top of page

Birmingham Ghost Signs


Battery Charger, Small Heath, Birmingham


Why I spent several years photographing Birmingham's faded ghost signs


Faded hand-painted ghost signs are remnants of old advertising that were once prominently displayed on the sides of buildings. These signs, created using traditional sign painting techniques, have become weathered and partially faded over time, earning them the name "ghost signs."


These signs hold great importance in relation to urban spaces and collective memory for several reasons. Firstly, they serve as historical documentation, offering insights into the commercial and cultural history of a place. The names of businesses, products, or services found on ghost signs reflect the past presence of these entities within the local community.


Secondly, ghost signs contribute to the sense of place and identity of a neighborhood or city. They act as visual markers that reflect the architectural and cultural heritage of an area. Preserving these signs helps maintain a connection to the past and reinforces a community's collective memory.

Thirdly, ghost signs hold cultural and aesthetic value. They are often considered artistic expressions, showcasing traditional hand-painted lettering and typography. The faded colors and peeling paint add a unique beauty to these signs, making them distinctive features of the urban landscape.


Efforts to preserve ghost signs contribute to the overall preservation and conservation of urban heritage. These signs are vulnerable to deterioration and demolition as buildings are renovated or demolished. Documenting, restoring, and protecting ghost signs help retain the tangible remnants of the past, enriching the fabric of urban spaces.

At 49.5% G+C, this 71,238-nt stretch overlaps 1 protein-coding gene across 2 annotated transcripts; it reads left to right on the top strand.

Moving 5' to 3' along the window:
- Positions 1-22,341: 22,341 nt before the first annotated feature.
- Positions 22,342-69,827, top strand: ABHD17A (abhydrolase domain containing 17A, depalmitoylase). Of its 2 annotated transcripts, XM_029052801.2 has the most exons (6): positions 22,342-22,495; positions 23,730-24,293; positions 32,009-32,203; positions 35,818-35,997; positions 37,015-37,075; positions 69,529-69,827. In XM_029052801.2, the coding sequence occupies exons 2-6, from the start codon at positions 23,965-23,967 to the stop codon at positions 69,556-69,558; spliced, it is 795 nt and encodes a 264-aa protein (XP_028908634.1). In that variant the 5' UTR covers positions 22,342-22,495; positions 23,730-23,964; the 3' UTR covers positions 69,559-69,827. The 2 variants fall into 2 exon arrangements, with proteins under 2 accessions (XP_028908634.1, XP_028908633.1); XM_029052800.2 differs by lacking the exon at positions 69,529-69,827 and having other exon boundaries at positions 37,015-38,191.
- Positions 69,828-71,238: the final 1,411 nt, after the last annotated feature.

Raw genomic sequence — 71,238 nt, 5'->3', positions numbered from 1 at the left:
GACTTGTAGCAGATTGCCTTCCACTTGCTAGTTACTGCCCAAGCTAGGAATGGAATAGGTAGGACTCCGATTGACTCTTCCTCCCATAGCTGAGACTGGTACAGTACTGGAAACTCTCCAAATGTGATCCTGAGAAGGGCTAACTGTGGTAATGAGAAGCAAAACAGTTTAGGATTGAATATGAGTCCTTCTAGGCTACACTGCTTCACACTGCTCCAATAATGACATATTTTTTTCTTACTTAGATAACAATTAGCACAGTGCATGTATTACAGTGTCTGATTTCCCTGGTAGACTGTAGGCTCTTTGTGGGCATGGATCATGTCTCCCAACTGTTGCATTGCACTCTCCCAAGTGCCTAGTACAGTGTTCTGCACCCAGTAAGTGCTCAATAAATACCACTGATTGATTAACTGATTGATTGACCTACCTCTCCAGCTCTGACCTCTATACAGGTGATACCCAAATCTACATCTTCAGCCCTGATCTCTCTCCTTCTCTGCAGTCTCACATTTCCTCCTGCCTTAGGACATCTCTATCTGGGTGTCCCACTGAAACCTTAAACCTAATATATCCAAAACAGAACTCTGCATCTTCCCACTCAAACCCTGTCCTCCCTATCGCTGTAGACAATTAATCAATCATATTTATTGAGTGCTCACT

Lastly, ghost signs engage communities by evoking nostalgia and memories among local residents. They become points of conversation and storytelling, fostering a sense of community engagement and cultural exchange. Ghost signs serve as shared references, connecting different generations and reinforcing the collective memory of a place.

In summary, faded hand-painted ghost signs are important elements of urban spaces. They provide historical documentation, contribute to the identity of a place, hold cultural and aesthetic value, aid in preservation and conservation efforts, and foster community engagement and collective memory.


The independent photographic survey, which began in 2011, documented approximately 180 extant hand-painted ghost signs. Among these signs, a small number dated back over 150 years, originating from the latter part of the nineteenth century. The majority of the surviving signs, however, were from the early to mid-twentieth century.


I made a series of ten monochrome screen prints of some of the ghost signs found in Jewellery Quarter, Hockley area, and Digbeth. These were exhibited at The Hive Gallery in Birmingham in an exhibition called Faded City, in 2020.



Harry Smith Ironmongers (2019) screen-print on GF Smith paper 594 x 841 mm print from the series Faded City. Limited edition prints and small zines are available contact the artist for more information.


Read more on a blog about these prints here


Selected photographic images from Tracey Thorne's collection of Birmingham Ghost Signs.



Comments


© Tracey Thorne
bottom of page